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Direct Variation

Direct variation can involve variables to higher powers.

y  kx

n

We say that y is directly proportional to the nth power of x.

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Direct Variation Example
The distance, s, that a body falls from rest varies directly as the
square of the time, t, of the fall. If skydivers fall 64 feet in 2
seconds, how far will they fall in 4.5 seconds?
a) Write the general equation:

b) Find the value of the constant of proportionality (k):

c) Write the specific equation:

d) Find the desired value:

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Inverse Variation
When two quantities are related by an equation in the
form
k
y
x

we say that “y varies inversely as x” or “y is inversely
proportional to x”.

The (non-zero) number k is called the constant of
variation.
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Inverse Variation
For example, for a fixed distance, the time it takes to travel
that distance is inversely proportional to the rate at which one
drives.
The distance from Plattsburgh to Albany is 150 miles.
T im e 

150
R ate

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Inverse Variation Example
At a constant temperature, the pressure, P, of a gas container varies
inversely with the volume, V, of the container. The pressure of a gas
sample in a container whose volume is 8 cubic inches is 12 pounds per
square inch. If the sample expands to a volume of 22 cubic inches,
what is the new pressure of the gas?
a) Write the general equation:

b) Find the value of the constant of proportionality (k):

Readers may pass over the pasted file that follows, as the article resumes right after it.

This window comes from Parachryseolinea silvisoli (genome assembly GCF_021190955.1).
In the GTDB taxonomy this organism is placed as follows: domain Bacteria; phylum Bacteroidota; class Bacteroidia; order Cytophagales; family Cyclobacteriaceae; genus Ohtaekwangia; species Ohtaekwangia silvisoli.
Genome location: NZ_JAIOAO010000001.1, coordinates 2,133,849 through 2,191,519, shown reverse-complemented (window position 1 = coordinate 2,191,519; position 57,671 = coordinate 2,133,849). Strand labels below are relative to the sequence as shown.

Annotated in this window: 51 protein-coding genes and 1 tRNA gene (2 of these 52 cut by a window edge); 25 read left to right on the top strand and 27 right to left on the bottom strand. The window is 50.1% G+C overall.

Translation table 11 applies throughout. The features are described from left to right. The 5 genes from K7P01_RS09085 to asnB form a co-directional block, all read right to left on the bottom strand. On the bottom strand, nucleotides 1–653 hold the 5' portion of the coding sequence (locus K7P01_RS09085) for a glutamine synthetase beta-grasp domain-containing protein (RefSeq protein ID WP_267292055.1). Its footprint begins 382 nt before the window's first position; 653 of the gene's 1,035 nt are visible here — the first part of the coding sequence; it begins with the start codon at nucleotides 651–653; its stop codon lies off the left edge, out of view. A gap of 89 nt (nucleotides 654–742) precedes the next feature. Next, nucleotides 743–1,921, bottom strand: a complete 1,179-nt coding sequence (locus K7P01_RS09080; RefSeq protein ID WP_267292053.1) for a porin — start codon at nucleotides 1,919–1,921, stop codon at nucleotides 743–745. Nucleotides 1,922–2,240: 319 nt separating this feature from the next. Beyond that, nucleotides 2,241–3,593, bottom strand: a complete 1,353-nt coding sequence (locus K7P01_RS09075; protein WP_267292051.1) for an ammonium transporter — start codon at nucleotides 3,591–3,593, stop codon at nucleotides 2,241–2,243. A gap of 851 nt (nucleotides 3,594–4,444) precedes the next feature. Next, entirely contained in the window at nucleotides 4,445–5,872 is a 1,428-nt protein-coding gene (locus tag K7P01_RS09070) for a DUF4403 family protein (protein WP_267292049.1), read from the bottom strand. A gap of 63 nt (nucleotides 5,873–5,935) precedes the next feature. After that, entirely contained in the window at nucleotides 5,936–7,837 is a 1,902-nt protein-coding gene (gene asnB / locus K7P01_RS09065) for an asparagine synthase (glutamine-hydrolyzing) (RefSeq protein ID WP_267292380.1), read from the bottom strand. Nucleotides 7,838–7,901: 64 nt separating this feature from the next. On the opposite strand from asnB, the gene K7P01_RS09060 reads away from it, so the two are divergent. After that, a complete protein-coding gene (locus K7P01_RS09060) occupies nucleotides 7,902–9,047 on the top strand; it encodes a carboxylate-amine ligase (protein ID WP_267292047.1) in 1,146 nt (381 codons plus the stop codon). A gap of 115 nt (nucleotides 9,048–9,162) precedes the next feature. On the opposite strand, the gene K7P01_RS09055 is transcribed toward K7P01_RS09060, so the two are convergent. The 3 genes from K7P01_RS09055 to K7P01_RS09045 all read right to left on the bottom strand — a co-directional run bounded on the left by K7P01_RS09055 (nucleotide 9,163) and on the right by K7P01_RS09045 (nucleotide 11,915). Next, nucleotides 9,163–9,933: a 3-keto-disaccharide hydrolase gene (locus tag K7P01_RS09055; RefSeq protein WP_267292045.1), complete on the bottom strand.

c) Write the specific equation:

d) Find the desired value:

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Combined Variation

In combined variation, direct and inverse
variation occur at the same time.
y

kx
y

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Combined Variation Example
One’s intelligence quotient, or IQ, varies directly as a person’s mental
age and inversely as that person’s chronological age. A person with a
mental age of 25 and a chronological age of 20 has and IQ of 125. What
is the chronological age of a person with a mental age of 40 and an IQ
of 80?
a) Write the general equation:

b) Find the value of the constant of proportionality (k):

c) Write the specific equation:

d) Find the desired value:
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Joint Variation

Joint variation is a variation in which a variable varies
directly as the product of two or more other variables.
To show that y varies jointly as x and z, we would write

y  kxz

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Joint Variation

Newton’s famous formula for gravitation shows this:

F 

G m1 m 2
d

2

The force, F, between two bodies varies jointly as the product
of their masses, m1 and m2, and inversely as the square of the
distance between them, d 2. (G is the gravitational constant.)

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Joint Variation Example 1
The volume of a cone, V, varies jointly as its height, h, and the square
of its radius, r. A cone with a radius measuring 6 feet and a height
measuring 10 feet has a volume of 120 cubic feet. Find the volume of
a cone having radius of 12 feet and a height of 2 feet.
a) Write the general equation:

b) Find the value of the constant of proportionality (k):

c) Write the specific equation:

d) Find the desired value:

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Joint Variation Example 2
The centrifugal force, C, of a body moving in a circle varies jointly with
the radius of the circular path, r, and the body’s mass, m, and inversely
with the square of the time, t, it takes to move about one full circle. A
6-gram body moving in a circle with radius 100 cm at a rate of 1 rev in
2 seconds has a centrifugal force of 6000 dynes. Find the centrifugal
force of an 18-gram body moving in a circle with radius 100 cm at a rate
of 1 revolution in 3 seconds.
a) Write the general equation:
b) Find the value of the constant of proportionality (k):

c) Write the specific equation:

d) Find the desired value:
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End of Section